The Securities and Exchange Commission and the Labor Department will likely release simultaneously in the fall their fiduciary rule proposals, prominent ERISA attorneys say.
Fall “is a reasonable estimate,” said Brad Campbell, former head of Labor’s Employee Benefits Security Administration, who’s now counsel with Drinker Biddle & Reath, during the firm’s recent Inside the Beltway webcast.
“If you assume that they [Labor] needs to complete their changes by July 2019, which is when the deferred provisions of the current exemptions – the most onerous parts” of Labor’s fiduciary rule take effect, fall “really is the deadline for action by DOL.”
In fact, both Labor and the SEC “need to have their new plans in place and moving by that timeframe to avoid further conflict and problems in how their rules work,” Campbell argued.
DOL would need to put out a proposal by the fall detailing “changes it wants to make in order to provide enough time for the comment period, which would be at least 60 days, [and] to then work through the comments and come up with a final rule and publish them by roughly July.”
Fred Reish, partner at Drinker Biddle & Reath in Los Angeles, agreed that he sees Labor acting in “coordination” with the SEC. “As a result, the timing of the releases of new proposals may be the same for each.”
Labor announced last November the official 18-month extension for the start of key provisions of the fiduciary rule, stating that the transition period for the rule’s Best Interest Contract Exemption and the Principal Transactions Exemption, and of the applicability of certain amendments to Prohibited Transaction Exemption 84-24 (PTEs), would move from the previous Jan. 1, 2018, compliance date to July 1, 2019.
With the new head of Labor’s EBSA, Preston Rutledge, now confirmed, revising Labor’s fiduciary rule “can begin in earnest,” Reish said.
The importance of Rutledge “as political appointee and providing political leadership to EBSA cannot be overstated,” Reish said. “Without political leadership, really nothing could proceed in terms of revising the fiduciary regulation and the prohibited transaction exemptions.”
Rutledge can now “provide that political leadership at the granular level.”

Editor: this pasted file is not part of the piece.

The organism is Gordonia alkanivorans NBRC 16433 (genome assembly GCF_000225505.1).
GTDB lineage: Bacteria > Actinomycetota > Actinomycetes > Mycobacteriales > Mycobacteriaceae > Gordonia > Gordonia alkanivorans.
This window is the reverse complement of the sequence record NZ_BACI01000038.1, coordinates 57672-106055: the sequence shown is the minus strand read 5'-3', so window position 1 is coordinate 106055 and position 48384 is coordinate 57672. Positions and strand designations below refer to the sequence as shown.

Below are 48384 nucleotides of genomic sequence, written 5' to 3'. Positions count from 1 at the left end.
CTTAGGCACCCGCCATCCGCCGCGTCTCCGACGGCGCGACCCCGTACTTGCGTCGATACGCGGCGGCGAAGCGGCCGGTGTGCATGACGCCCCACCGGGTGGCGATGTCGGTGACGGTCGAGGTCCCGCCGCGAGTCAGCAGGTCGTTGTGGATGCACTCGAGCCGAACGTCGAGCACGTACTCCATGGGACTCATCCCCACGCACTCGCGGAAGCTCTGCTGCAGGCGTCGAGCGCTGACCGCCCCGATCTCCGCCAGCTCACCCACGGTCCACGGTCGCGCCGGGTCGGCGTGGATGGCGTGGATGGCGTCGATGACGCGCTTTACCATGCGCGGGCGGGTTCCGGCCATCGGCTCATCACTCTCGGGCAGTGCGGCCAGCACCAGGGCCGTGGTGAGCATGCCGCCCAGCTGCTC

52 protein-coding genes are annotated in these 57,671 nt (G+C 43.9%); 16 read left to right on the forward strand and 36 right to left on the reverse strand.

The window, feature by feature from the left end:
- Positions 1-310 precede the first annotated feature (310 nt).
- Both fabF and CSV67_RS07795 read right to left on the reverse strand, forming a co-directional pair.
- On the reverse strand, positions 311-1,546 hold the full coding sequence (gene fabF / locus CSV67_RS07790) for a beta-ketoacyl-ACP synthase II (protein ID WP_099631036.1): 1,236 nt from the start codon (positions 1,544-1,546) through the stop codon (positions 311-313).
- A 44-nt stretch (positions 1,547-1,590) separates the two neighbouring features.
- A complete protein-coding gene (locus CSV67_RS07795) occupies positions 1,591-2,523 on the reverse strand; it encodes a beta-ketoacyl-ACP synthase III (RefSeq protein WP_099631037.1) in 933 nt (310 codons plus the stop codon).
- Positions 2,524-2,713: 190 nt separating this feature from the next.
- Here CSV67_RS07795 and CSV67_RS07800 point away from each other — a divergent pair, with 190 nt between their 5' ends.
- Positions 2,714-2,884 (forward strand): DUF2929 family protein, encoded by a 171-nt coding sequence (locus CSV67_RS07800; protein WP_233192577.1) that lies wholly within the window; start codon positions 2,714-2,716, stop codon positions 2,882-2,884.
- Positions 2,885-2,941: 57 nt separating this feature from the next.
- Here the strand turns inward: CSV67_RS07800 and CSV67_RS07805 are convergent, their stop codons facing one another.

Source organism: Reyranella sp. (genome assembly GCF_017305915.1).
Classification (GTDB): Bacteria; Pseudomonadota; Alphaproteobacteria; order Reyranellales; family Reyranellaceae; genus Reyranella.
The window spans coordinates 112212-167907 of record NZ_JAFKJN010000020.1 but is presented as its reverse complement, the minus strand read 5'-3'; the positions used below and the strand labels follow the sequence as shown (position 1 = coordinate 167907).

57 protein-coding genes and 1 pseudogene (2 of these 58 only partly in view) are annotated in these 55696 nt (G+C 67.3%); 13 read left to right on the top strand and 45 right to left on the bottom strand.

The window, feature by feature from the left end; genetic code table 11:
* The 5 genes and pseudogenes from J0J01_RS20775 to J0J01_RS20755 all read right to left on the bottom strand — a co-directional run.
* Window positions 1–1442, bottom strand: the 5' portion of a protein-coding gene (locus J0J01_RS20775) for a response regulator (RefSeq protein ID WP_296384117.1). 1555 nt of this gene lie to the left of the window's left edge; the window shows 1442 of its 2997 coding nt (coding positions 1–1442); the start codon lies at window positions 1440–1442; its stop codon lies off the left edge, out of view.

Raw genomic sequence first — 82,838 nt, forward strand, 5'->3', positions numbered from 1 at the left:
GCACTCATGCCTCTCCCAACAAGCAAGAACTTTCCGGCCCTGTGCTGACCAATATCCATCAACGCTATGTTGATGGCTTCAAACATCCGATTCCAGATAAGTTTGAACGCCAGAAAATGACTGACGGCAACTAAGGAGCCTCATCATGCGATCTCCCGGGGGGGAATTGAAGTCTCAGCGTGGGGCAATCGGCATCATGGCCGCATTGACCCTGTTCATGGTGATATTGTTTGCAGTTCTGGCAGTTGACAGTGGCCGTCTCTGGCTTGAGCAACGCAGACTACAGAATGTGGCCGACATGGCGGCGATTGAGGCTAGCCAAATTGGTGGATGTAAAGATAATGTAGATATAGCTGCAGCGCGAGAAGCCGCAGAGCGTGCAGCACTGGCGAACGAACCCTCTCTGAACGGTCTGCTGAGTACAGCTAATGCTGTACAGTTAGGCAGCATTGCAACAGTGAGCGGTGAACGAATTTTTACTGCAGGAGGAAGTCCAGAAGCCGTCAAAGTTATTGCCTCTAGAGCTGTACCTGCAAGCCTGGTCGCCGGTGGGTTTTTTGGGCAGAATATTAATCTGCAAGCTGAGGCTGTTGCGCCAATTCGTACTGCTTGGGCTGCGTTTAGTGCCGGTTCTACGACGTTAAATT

Rutledge has “been able to hit the ground running by virtue of his experience in employee benefits,” Campbell added. “He’s familiar with the issue.”
That’s being said, Rutledge has “a lot he needs to deal with.”
In 2017, the talk surrounding Labor’s fiduciary rule was “about timing — when would the rule go into effect, which parts?” Campbell continued. In 2018, it’s “going to be about sorting through the actual content, and that is going to take them [DOL] a while to do because there’s just a lot there that we’ve not really had discussions with the department on and wouldn’t have been really until now — with political leadership — to start engaging on those issues.”
While the rule became law under the Obama administration, “this administration is ultimately going to make the policy decisions that go into what the new rule, or the new reformed rule, will look like. So some of these conversations have to be had anew,” Campbell added.
Indeed, with a full commission at the SEC, “better coordination internally and better coordination with DOL” will ensue, added James Lundy, a partner in Drinker Biddle’s SEC & Regulatory Enforcement Team. Any SEC fiduciary rule will “be crafted in such a way to attempt to avoid any challenge by any outside party vis-a-vis a judicial proceeding that would overrule the rule.”
As to new fiduciary rules issued by the states, Campbell said that “there’s a question about how some of these state statutes might be pre-empted. In particular, there’s some decent pre-emption in the securities area. So there’s a question about how much states could do in securities regulation that might be preempted by federal law.”
In 2018, Campbell said that he’ll be watching how developments and outcomes “in the fiduciary regulatory fights at the SEC, at DOL and the resolution of court cases challenging the DOL rule as being invalid” will “encourage states to take action or discourage them.”